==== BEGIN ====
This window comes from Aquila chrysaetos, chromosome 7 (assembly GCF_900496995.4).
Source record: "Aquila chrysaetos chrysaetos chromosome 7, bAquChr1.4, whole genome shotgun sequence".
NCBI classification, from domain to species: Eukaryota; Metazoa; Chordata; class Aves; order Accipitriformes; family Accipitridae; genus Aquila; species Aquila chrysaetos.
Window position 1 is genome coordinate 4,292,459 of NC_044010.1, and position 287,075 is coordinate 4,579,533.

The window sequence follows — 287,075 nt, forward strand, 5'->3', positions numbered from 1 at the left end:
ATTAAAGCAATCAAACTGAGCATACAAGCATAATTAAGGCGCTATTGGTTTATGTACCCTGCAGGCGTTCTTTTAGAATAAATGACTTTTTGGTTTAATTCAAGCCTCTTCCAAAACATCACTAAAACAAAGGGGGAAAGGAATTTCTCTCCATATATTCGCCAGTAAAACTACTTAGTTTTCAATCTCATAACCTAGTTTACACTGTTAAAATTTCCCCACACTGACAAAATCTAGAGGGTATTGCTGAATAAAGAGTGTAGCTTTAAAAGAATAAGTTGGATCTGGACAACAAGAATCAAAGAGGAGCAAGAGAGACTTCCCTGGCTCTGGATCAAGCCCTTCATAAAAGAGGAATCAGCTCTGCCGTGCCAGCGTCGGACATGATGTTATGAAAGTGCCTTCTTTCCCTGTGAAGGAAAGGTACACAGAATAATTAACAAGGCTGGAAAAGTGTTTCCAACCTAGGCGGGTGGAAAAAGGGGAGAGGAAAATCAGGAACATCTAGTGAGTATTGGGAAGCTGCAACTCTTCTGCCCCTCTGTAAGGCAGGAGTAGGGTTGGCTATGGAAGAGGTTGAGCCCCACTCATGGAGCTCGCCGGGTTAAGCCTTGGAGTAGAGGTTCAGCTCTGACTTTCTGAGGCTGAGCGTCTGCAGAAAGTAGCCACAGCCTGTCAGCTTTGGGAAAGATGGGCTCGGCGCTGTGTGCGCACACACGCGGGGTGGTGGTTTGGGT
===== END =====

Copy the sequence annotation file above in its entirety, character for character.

This window comes from Aquila chrysaetos, chromosome 7 (assembly GCF_900496995.4).
Source record: "Aquila chrysaetos chrysaetos chromosome 7, bAquChr1.4, whole genome shotgun sequence".
NCBI classification, from domain to species: Eukaryota; Metazoa; Chordata; class Aves; order Accipitriformes; family Accipitridae; genus Aquila; species Aquila chrysaetos.
Window position 1 is genome coordinate 4,292,459 of NC_044010.1, and position 287,075 is coordinate 4,579,533.

The window sequence follows — 287,075 nt, forward strand, 5'->3', positions numbered from 1 at the left end:
ATTAAAGCAATCAAACTGAGCATACAAGCATAATTAAGGCGCTATTGGTTTATGTACCCTGCAGGCGTTCTTTTAGAATAAATGACTTTTTGGTTTAATTCAAGCCTCTTCCAAAACATCACTAAAACAAAGGGGGAAAGGAATTTCTCTCCATATATTCGCCAGTAAAACTACTTAGTTTTCAATCTCATAACCTAGTTTACACTGTTAAAATTTCCCCACACTGACAAAATCTAGAGGGTATTGCTGAATAAAGAGTGTAGCTTTAAAAGAATAAGTTGGATCTGGACAACAAGAATCAAAGAGGAGCAAGAGAGACTTCCCTGGCTCTGGATCAAGCCCTTCATAAAAGAGGAATCAGCTCTGCCGTGCCAGCGTCGGACATGATGTTATGAAAGTGCCTTCTTTCCCTGTGAAGGAAAGGTACACAGAATAATTAACAAGGCTGGAAAAGTGTTTCCAACCTAGGCGGGTGGAAAAAGGGGAGAGGAAAATCAGGAACATCTAGTGAGTATTGGGAAGCTGCAACTCTTCTGCCCCTCTGTAAGGCAGGAGTAGGGTTGGCTATGGAAGAGGTTGAGCCCCACTCATGGAGCTCGCCGGGTTAAGCCTTGGAGTAGAGGTTCAGCTCTGACTTTCTGAGGCTGAGCGTCTGCAGAAAGTAGCCACAGCCTGTCAGCTTTGGGAAAGATGGGCTCGGCGCTGTGTGCGCACACACGCGGGGTGGTGGTTTGGGT